We’ll never know whether the founders intended to create a nation with the long-term capacity to self-correct. We’ll never know precisely what the Federalists and anti-Federalists had in mind when they designed the Second Amendment.
But every American of good faith can be certain that the men who in the Declaration of Independence pledged “our Lives, our Fortunes, and our sacred Honor” would never have stood idly by as their children were slaughtered.
We are disgusted by the butchery in Dayton, Ohio; El Paso, Texas; Gilroy, California; Virginia Beach, Virginia; Aurora, Colorado; Parkland, Florida, and on and on.
As a young public defender in New York City in 1972, my first case involved a charge of possession of a zip gun. My client was sentenced to jail. Most Americans have never heard of a zip gun — a device made of wood, metal springs and car antennas. These weapons could kill, but often injured the shooters themselves.
But by the late 1970s, the world had undergone dramatic change. “Saturday night specials,” cheap handguns, were readily available. Soon, the National Rifle Association was transformed from an organization of hunters and firearms-safety instructors into what is essentially a subsidiary of the arms manufacturers.
The rest is tragic history. America has become a culture obsessed with firearms. And when such a spirit synthesizes with primitive ultranationalism, the product becomes exponentially more lethal.
No one in my family has been sacrificed to the nation’s preoccupation with weapons. Nevertheless, I spent hours on the phone with Mark Barden, whose precious son, Daniel, 7, was buried after the Sandy Hook school shooting in 2012, when I worked on the first “red flag” legislation. That was a difficult conversation for me. It was, however, intensely more painful for Barden.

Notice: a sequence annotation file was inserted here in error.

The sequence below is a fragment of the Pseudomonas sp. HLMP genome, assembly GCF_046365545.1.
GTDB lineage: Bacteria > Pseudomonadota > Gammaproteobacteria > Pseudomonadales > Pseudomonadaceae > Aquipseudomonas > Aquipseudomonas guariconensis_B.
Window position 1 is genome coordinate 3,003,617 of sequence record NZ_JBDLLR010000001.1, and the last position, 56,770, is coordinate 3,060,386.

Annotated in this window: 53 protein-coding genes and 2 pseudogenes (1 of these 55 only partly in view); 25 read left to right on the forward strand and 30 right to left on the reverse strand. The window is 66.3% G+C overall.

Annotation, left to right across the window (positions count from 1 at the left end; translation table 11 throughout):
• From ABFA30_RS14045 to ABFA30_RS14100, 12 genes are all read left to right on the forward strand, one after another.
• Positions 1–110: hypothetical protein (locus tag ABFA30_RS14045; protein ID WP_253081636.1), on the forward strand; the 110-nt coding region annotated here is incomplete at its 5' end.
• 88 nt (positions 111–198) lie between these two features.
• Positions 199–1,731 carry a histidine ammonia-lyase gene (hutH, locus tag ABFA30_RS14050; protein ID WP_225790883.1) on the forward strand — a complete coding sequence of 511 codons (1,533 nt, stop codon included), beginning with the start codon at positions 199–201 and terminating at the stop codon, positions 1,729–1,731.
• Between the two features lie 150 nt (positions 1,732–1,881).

Years later, I met Linda Beigel Schulman of Dix Hills, who has become a dear friend. She and her family lost her amazing son, teacher Scott Beigel, in the mass shooting at Marjory Stoneman Douglas High School in Florida in 2018.Sign up for The Point
But it isn’t only the Bardens and the Schulmans who have lost their children. So many others have been lost to our collective American family.
Abraham Lincoln spoke of “our better angels.” He told us that America is the Earth’s “last best hope.” But it will not be the aspirational nation we want for our children unless we are prepared to fight for its integrity, fortune and sacred honor.
And that has become our challenge.
New York and other great states have enacted laws to curb gun violence. I am proud to have fought for laws making it more difficult to possess and sell weapons in New York State.
But your children and my children could be victimized by other states that don’t act to counter wanton gun violence. To the contrary, reacting to New York’s enactment of the Secure Ammunition and Firearms Enforcement Act in 2013, too many states passed laws to facilitate the sale of weapons, which could find their way into New York.
It is my faith to believe in Lincoln’s better angels. But today our people are stalked and hunted by too many angels of death.
So, the question for Americans is this: With which of these angels shall we stand?
Winston Churchill said you can always count on Americans to do the right thing, but only after all else has failed. As the son of an American-born mother, he was permitted that observation.
Count the names of our dead, and we can see that all else has failed.
Now is the time for the president and the U.S. Senate to fulfill their solemn responsibility of leadership to protect us from the proliferation of guns. Now is the time for the president to put an end to his propaganda of prejudice.
The founders would have had it no other way. After all, isn’t that what America’s life, fortune and sacred honor are all about?
Charles Lavine (D-Glen Cove) represents the 13th District in the New York State Assembly.